The primary purposes of quality assurance systems are generally perceived as for enhancing the study conditions and providing transparent information. There are a considerable amount of countries where external quality assurance systems are a combination of institutional and study-programme accreditations. Meaningful participation of students in quality assurance at all levels has slightly increased and several countries had or have developed specific experts’ pool where students are included. However, there is a lack of information about QA among the student body and students generally believe that these processes are not useful because there are not any visible consequences perceived by them.

Student-centred learning has been one of the key commitments of the Bologna Process since 2009, and is closely linked with the concept of ‘learning to learn’. Much progress has been made in implementing student-centred learning, however the results of the Peer-Assessment for Student-Centred Learning study have shown that much of this has been done piecemeal, and lacks a holistic change from national to classroom level. Putting students in the centre of the learning process requires providing them with choice in curricula, assessment methods and study paths. It also means that students must be viewed as equal partners and co-producers of knowledge. Therefore, it is of utmost importance is ensuring students have a real voice in decision-making structures, affecting their daily lives.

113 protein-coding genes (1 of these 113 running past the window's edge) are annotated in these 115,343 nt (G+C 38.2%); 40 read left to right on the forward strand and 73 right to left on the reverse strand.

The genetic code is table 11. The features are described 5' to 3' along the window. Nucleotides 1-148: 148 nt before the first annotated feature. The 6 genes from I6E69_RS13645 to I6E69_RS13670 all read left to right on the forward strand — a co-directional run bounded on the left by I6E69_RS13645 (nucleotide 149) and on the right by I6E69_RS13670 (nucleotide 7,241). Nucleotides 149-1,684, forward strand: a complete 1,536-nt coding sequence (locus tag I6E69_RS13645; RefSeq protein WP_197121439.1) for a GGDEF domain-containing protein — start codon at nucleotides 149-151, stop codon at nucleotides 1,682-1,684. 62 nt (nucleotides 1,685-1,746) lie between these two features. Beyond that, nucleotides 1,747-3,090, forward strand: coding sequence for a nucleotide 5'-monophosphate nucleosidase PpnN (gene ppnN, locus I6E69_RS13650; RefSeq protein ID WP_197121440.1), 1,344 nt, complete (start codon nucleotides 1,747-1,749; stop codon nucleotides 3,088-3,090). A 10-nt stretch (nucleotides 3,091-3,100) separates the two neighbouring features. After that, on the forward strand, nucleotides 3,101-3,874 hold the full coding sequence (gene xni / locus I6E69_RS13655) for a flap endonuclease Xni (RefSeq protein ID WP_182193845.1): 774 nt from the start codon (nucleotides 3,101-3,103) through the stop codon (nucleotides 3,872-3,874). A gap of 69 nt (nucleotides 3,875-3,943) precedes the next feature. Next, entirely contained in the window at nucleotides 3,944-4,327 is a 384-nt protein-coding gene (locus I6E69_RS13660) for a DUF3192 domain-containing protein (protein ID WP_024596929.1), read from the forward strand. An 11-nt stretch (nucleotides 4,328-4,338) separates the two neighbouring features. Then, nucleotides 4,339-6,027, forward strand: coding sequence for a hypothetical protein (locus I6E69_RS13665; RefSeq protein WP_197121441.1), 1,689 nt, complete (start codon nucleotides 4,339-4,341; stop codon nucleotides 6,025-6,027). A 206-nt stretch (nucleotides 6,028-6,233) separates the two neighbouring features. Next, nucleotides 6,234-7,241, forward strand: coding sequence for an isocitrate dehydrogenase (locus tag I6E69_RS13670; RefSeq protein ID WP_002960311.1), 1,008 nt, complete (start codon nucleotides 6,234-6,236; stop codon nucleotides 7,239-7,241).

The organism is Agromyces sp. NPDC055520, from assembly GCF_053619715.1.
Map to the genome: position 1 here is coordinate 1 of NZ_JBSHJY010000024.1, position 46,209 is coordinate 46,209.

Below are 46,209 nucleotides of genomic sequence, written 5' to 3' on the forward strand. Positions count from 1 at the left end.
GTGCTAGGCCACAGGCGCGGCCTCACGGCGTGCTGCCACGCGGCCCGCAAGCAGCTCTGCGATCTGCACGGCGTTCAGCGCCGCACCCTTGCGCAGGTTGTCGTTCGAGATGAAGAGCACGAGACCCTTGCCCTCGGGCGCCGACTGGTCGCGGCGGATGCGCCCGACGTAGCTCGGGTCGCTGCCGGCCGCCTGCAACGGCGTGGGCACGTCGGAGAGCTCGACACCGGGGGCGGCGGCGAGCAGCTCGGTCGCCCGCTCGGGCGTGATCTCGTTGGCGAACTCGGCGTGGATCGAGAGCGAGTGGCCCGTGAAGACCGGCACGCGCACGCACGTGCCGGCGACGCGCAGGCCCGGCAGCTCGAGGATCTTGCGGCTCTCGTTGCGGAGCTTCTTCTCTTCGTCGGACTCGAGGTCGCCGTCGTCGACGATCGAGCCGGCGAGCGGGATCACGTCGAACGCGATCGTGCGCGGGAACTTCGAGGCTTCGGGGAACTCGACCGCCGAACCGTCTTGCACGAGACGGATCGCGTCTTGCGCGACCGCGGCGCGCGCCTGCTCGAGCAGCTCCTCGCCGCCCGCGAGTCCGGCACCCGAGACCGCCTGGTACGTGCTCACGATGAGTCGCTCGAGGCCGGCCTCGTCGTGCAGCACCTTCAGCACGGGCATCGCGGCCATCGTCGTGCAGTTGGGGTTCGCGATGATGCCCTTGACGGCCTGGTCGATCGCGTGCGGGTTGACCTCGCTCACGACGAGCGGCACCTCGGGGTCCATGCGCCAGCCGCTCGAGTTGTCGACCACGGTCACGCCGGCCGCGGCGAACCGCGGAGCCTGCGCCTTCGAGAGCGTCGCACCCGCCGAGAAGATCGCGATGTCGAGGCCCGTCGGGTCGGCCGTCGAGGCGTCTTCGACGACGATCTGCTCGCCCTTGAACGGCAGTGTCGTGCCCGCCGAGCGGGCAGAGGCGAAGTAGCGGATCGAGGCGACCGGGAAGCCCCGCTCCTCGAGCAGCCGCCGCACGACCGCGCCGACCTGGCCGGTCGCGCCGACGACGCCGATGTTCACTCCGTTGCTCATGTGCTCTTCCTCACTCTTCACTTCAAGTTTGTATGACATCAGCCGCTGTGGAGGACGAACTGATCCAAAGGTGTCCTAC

Recognition has been analysed in terms of four aspects: the diploma supplement, recognition procedures, automatic recognition and recognition of prior learning. Because of the lack of full implementation of the structural reforms despite continuous commitments from EHEA ministers, automatic recognition is yet to become a reality. Recognition procedures remain complicated and time consuming and therefore inaccessible. The Diploma Supplement is not granted for free and automatically in every EHEA country and recognition of prior learning appears to be at an early stage of implementation with rather limited impact.

Student mobility has been at the core of the Bologna Process. Important aspects have been brought to the attention and over the years, documents have been adopted with the aim of removing obstacles to mobility programmes in order to enhance quality and widen access. Actions taken on European level, as well as the aims and goals have been met only on paper rather and not in reality, leaving student mobility still a privilege for the few. The 20% target of mobile students by 2020 has also pressured countries to prioritise quantity often at the expense of quality.